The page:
International Women's Day: we pledge for STEM talents
In the context of International Women’s Day (IWD), ArcelorMittal Luxembourg organised a panel discussion on "Women and STEM (Science, Technology, Engineering and Mathematics): a growing challenge for industry" on March 8 in Luxembourg-city.
Renata Obiala, PhD and Senior Researcher at the University of Luxembourg, working within the Chair of Steel and Façade Engineering supported by ArcelorMittal Luxembourg, joined the event to share her experience and vision on the STEM challenge.
ArcelorMittal employees with STEM profiles were invited to feed interactions on the issue:
- Claire-Hélène Deffrennes, safety coordinator at the Rolling Mill 2, ArcelorMittal Belval plant (Esch/Alzette);
- Nicoleta Popa, Head of the Structural Long Products Department and Structural Long Products Portfolio Director, ArcelorMittal R&D center Esch/Alzette;
- Carlo Koepp, CEO of ArcelorMittal Differdange plant;
- Lieve Logghe, Chief financial officer, ArcelorMittal Europe - Flat Products and Member of Flat Products Europe Management Committee (Ghent, Belgium).
From left to right: Sapna Arora (Head of Internal Communications, ArcelorMittal Europe), Renata Obiala, Lieve Logghe, Carlo Koepp, Claire-Hélène Deffrennes, Nicoleta Popa
Why did we choose such a theme to celebrate IWD?
STEM talents represent the future of our society as well as the one of our group. By investing in developing these disciplines, ArcelorMittal Luxembourg is ensuring its capacity for product and process innovation. STEM talents embody the competitiveness of the company and so represent a large part of its sustainable development strategy. ArcelorMittal Luxembourg has to boost its attractiveness to young, highly skilled graduates, engineers and technicians as well as offering career perspectives within its own organization.
Celebrating International Women's Day is empowering women. ArcelorMittal in Luxembourg empowers women by valuing differences and promoting gender balance in leadership roles within core business activities fueled by STEM skills.
First of all, the PhD Renata Obiala explained its personal and academic journey as well as professional experiences as Research engineer. She stressed sizeable projects she worked on in the steel industry and within the Chair of Steel and Façade Engineering in the University of Luxembourg. This was the opportunity to learn more about the industrial R&D and keys to success, including innovation and creativity as well as its own vision to STEM talents.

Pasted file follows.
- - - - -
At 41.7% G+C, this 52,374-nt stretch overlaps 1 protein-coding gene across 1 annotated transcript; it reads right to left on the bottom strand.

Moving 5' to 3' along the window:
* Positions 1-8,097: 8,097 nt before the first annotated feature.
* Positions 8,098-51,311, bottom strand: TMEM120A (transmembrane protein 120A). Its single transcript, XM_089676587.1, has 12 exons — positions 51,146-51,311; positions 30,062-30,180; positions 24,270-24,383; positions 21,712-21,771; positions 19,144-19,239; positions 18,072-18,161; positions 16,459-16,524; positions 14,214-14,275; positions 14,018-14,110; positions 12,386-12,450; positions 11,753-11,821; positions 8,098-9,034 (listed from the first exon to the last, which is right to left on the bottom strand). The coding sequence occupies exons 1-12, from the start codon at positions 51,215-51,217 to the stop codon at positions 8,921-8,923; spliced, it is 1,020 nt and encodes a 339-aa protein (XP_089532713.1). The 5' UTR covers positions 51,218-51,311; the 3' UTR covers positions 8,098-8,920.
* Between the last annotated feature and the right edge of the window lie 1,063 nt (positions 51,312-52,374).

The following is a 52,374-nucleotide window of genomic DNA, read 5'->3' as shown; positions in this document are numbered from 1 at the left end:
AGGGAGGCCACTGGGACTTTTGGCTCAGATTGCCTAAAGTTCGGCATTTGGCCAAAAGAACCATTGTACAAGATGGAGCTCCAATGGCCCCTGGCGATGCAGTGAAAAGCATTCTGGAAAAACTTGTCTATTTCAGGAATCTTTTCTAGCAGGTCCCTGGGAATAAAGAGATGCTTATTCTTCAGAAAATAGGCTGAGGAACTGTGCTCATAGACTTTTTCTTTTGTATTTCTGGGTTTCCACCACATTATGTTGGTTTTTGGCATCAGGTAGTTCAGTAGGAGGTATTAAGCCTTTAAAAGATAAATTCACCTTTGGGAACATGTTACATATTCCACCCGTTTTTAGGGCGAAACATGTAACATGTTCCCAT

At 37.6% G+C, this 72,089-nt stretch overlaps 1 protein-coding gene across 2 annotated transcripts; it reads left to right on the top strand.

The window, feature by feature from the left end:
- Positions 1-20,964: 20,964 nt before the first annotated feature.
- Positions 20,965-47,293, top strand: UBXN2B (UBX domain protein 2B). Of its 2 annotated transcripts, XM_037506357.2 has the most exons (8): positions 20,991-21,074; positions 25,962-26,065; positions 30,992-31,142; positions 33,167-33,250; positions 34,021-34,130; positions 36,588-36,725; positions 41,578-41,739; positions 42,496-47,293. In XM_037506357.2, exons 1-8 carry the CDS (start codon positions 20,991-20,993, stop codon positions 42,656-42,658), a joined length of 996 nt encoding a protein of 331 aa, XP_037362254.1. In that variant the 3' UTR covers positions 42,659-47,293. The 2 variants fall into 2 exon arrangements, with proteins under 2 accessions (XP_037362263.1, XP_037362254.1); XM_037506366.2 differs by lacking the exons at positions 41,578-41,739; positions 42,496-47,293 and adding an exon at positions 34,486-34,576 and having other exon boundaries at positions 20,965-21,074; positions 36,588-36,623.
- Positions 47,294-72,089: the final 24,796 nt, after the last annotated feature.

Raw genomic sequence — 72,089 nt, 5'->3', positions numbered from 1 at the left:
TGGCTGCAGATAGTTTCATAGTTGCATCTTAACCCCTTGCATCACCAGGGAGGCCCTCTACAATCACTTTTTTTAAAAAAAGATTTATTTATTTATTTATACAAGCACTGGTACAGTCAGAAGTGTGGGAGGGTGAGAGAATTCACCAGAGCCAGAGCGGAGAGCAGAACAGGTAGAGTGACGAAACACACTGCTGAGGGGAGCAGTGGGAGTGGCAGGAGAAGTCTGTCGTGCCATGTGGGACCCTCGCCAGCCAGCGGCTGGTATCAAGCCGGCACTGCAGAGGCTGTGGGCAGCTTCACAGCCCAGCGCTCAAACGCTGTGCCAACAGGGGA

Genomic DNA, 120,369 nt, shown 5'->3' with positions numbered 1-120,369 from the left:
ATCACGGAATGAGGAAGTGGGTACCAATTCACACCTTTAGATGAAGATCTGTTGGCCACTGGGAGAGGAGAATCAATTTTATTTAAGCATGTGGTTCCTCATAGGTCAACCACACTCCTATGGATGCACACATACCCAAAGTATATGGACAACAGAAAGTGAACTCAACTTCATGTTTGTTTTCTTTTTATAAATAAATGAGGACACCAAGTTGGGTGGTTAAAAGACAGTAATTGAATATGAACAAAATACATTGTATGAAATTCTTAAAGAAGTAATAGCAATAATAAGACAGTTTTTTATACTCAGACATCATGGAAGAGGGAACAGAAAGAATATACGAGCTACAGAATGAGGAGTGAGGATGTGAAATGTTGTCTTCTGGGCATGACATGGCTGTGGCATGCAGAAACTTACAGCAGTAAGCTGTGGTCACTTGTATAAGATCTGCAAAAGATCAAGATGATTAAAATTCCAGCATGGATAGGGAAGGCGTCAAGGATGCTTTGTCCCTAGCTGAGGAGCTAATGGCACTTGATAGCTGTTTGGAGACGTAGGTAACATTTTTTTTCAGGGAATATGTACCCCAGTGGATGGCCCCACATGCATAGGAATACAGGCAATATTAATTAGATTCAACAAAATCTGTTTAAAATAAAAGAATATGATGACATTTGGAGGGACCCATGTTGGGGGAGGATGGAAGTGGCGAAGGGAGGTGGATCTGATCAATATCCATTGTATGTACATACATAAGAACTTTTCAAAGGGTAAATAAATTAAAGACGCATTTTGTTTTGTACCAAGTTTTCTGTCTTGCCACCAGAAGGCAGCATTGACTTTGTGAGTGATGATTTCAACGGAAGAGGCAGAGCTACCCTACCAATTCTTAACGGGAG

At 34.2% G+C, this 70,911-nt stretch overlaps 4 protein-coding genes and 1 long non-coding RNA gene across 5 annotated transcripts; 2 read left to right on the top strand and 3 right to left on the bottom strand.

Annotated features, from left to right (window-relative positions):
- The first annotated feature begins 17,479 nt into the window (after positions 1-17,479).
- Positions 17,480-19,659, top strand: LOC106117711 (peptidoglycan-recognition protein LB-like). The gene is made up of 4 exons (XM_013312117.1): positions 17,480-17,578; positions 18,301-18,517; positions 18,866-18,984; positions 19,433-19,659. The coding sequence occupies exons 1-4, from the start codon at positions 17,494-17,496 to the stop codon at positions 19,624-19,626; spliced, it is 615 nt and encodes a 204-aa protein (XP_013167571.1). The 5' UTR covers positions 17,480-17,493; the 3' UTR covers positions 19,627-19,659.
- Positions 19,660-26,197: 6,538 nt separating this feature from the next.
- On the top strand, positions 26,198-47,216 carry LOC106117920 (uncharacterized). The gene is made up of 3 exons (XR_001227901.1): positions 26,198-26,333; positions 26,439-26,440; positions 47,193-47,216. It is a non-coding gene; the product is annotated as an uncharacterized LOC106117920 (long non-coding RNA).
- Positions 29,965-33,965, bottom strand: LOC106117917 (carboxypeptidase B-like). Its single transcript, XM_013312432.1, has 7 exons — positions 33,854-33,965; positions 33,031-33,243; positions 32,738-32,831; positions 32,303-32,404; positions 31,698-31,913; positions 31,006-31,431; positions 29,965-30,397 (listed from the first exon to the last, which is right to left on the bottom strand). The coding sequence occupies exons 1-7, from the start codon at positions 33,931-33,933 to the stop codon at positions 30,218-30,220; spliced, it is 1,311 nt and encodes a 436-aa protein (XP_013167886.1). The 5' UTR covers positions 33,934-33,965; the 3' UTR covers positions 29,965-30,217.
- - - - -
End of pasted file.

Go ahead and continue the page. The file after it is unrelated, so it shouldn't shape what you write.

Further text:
Afterwards, the panel discussion dealt with the personal reasons for choosing a STEM route as well as the barriers that could prevent women entering in STEM and succeeding in STEM roles. The panel members explained what they love in their job that could inspire and enhance vocation.
Moreover, the discussion pointed out in what extents the culture of industrial companies can be a barrier to female STEM talents and what could be done to encourage more women in STEM within groups like ArcelorMittal. The only man within the panel discussion underlined that currently, the relevant question is more on general attractiveness of STEM talents within the steel industry than on gender one. He pointed out that ArcelorMittal is working on that issue in Luxembourg especially with the Fedil (business federation of industries in Luxembourg).
All agreed to say that STEM talents, native or not, do not depend on gender and that vocation has to be created at school in deep collaboration with companies. One panelist added that we have to be much more aware that we are the best ambassadors of our Group.
As STEM talents, the members could express as well their vision and debate about stereotypes, challenges they overcame, leadership styles, career paths, role models and work-life balance.
All panellists agreed that we do not need one day in the year (IWD) to celebrate women’s achievements, but the fact that IWD is celebrated the world over, does suggest that parity is yet to be reached.